Since that time, which was five or six years ago, I do not think there ever has been any general attempt to re-vive the organization, nor is there now. It is possible that in some localities, far north and south, local officers have called their men together for drill, but here at Salt Lake, and about here, there has been nothing of the kind. The young people may meet from time to time in some hall or other, in the night or day, for drill, but it is not worth noticing. The leaders of the Mormon Church are as well aware as anybody that any attempt to enroll their people, to arm, drill, or organize them, with the view of resisting constituted authority, would be the hight of folly—sure to result in their absolute de-struction as a political community m the United States. Still there is undoubtedly, since Lee's execution, an un-easy feeling among the Mormons, and this in turn has caused excitement among the Gentiles. On one side it is believed that Brigham Young is in some way or other to be brought to the, same pass that Lee was, and on the other that the Mormons are determined to resist by force of arms the first symptoms of legal proceedings against him. There happens to be in attendance at this term of the Third District Court a grand jury hiving a quorum of Gentiles, and there is talk of fresh evidence of old crimes. But the chances of Brigham Young being indicted are extremely few according to all I can learn, and if he should be he has already submitted to arrest—once, I believe, on a criminal charge—several times. In the Fall of 1871, I understood at the time, the question of submission or re-sistance to an arrest of this kind on his part was sub- mitted to a confidential caucus. There was so much dis-cordance of opinion that it was judged best to submit, and I do not believe the thought of resistance has ever been entertained by him or his friends since or would be now.
I said, by his friends. The only danger to the peace lies in the fact that in his party as in every party there are hot-headed men whom it is hard to restrain, whom it is hard for him to restrain. A thousand people, perhaps, accompanied him to the Penitentiary the night Judge McKean sent him there for contempt, and ho never was in court on any account when the room was not filled by the city police. If he were to be put on trial, say for murder, either as principal or accessory, be convicted and sentenced to the Penitentiary for a long term, or to execution, there would be great danger, I think, of an outbreak. Only in view of such a contingency is there any need of additional troops in Utah. The two Smiths were killed in prison, and no old Mormon chief ever goes to jail without really fearing the same fate. I doubt whether any evidence could be direct and strong enough to convince them that Brigham Young or any of those very near him ever com-mitted crime deserving capital punishment, or even im-prisonment. Undoubtedly the conviction of Lee is to be followed up if possible, and perhaps trial tor capital crimes awaits other leading high priests. In case of their conviction, or that of any of them, resistance to the exe-cution of sentence by somebody, ignorant, brutal, fanati-cal, is certainly among the possibilities. That, I am sat-isfied, is the view the Governor (Emery) takes of the situ-ation, and hence his call upon the Secretary of War for a moderate addition to the force now in Utah. It is proper to say that were his request granted outright there would then be no more troops in Utah than there have been for years up to the breaking out of the Sioux war.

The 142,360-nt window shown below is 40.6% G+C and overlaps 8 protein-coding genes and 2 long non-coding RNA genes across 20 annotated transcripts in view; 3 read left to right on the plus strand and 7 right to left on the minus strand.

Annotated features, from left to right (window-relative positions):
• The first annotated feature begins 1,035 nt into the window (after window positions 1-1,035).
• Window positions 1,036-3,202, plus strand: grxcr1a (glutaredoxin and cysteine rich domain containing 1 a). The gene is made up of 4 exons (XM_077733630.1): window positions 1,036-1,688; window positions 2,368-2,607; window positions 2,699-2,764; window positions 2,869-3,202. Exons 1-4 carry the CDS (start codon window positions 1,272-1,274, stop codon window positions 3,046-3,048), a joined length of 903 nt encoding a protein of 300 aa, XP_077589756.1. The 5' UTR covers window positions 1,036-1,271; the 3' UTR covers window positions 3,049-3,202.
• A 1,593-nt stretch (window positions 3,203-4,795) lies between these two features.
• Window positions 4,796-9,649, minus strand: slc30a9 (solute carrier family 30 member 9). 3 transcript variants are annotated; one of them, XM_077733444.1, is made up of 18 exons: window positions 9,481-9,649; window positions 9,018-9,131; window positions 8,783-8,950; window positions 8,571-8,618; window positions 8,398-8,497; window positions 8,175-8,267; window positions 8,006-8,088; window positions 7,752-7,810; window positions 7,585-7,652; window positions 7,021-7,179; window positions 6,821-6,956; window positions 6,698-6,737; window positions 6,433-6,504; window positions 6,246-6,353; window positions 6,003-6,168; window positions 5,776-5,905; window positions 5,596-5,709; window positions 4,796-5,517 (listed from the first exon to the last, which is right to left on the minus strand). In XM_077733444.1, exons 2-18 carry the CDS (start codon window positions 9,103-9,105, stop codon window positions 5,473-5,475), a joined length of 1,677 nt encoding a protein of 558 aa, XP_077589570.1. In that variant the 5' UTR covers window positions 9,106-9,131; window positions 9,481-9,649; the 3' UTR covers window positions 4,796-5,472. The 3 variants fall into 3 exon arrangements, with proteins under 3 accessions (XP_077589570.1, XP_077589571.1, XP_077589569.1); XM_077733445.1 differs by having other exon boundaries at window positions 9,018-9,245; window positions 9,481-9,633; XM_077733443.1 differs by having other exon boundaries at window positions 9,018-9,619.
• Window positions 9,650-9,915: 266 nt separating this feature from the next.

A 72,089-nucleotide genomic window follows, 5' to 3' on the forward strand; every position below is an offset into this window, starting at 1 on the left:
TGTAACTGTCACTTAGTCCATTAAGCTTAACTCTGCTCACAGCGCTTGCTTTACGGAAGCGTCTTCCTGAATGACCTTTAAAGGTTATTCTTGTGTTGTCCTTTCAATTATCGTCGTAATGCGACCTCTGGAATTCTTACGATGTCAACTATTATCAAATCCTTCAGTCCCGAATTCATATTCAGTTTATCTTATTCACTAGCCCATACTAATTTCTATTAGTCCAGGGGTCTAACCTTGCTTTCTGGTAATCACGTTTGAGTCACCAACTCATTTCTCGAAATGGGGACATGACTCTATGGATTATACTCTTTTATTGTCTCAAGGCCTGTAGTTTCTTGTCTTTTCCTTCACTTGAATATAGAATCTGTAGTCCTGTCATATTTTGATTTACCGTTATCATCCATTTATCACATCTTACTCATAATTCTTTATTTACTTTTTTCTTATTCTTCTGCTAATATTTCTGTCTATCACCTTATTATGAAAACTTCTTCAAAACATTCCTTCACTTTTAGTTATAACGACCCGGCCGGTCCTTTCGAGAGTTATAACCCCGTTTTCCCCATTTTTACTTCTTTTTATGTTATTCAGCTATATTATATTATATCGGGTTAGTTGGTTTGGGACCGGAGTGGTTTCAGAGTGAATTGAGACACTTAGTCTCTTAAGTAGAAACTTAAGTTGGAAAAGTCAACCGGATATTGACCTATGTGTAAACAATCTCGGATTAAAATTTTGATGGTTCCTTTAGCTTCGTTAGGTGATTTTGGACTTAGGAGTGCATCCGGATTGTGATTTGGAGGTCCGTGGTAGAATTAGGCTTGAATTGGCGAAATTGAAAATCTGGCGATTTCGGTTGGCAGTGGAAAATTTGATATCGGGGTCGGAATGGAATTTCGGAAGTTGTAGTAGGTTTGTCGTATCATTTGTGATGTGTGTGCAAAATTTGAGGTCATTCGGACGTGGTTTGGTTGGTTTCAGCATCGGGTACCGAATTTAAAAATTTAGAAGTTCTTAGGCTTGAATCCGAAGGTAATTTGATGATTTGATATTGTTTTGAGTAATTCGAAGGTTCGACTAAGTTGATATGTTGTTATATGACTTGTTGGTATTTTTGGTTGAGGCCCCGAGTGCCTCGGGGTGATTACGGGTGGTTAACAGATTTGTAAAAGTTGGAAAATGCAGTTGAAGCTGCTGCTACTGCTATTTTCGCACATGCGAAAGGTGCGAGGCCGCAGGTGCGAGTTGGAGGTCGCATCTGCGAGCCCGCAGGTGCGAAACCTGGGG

In conclusion, there is really no extraordinary danger of violence or tumult of any kind in Utah at this time. People desirous of visiting the Territory for business or pleasure may depend upon it. The conflict between America and Asia in Utah—a kind of dumb war—goes on, and will go on until Asia is beaten; but I have been here several years, and I think I have seen times when the danger of a violent outbreak was tenfold greater than now, and still it did not occur. The state of things is perhaps calculated to excite mutual apprehensions, and rumors of intended measures of vengeance on the one hand and of resistance, insurrection, and rebellion on the other have some excuse for being. But there is nothing tangible in them, as a very little time will amply show.